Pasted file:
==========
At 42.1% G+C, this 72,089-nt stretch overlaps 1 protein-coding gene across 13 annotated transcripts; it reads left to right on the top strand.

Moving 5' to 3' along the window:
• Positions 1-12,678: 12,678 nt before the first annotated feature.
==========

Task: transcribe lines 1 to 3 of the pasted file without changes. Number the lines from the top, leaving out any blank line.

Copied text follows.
At 42.1% G+C, this 72,089-nt stretch overlaps 1 protein-coding gene across 13 annotated transcripts; it reads left to right on the top strand.

Moving 5' to 3' along the window:
• Positions 1-12,678: 12,678 nt before the first annotated feature.